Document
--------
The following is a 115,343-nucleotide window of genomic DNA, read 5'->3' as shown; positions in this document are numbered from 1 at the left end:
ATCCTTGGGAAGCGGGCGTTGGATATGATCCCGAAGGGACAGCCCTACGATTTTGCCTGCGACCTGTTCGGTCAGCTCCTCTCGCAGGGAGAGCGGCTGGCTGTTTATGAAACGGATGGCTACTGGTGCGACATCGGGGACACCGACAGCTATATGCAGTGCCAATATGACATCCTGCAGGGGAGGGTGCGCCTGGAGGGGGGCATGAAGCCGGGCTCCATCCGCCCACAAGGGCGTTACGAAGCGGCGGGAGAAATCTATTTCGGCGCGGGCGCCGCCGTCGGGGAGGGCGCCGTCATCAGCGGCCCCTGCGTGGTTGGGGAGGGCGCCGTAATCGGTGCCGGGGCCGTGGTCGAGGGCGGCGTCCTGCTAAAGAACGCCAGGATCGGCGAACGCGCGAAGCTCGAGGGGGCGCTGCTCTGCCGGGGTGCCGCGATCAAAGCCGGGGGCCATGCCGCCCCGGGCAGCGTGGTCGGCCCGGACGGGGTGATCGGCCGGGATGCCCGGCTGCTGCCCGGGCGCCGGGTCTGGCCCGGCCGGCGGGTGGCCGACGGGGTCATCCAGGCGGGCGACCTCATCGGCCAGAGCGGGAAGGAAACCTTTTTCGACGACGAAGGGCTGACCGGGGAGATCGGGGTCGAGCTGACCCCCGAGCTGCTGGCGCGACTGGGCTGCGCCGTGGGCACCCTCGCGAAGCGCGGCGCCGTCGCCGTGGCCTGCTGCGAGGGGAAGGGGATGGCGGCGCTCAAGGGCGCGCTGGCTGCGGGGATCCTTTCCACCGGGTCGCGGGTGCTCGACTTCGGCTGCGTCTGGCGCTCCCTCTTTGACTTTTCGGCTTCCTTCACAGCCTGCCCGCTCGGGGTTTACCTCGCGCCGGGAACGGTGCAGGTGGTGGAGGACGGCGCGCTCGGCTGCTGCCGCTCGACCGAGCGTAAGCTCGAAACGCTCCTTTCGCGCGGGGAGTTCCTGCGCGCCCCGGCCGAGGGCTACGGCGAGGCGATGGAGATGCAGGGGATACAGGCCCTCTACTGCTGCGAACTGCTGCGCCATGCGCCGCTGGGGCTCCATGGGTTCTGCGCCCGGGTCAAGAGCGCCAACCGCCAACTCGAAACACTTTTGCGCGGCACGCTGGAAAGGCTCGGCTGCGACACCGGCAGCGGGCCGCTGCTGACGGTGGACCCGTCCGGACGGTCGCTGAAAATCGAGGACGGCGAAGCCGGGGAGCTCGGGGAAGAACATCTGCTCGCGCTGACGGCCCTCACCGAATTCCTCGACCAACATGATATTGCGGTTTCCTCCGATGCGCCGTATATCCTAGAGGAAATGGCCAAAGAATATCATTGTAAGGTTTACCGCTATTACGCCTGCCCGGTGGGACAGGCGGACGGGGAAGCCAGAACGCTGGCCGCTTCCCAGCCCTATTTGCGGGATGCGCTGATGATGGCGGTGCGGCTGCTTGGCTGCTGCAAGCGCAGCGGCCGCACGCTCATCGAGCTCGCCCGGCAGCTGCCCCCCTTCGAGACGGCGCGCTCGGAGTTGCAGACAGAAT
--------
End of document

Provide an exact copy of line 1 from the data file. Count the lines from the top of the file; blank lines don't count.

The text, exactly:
The following is a 115,343-nucleotide window of genomic DNA, read 5'->3' as shown; positions in this document are numbered from 1 at the left end: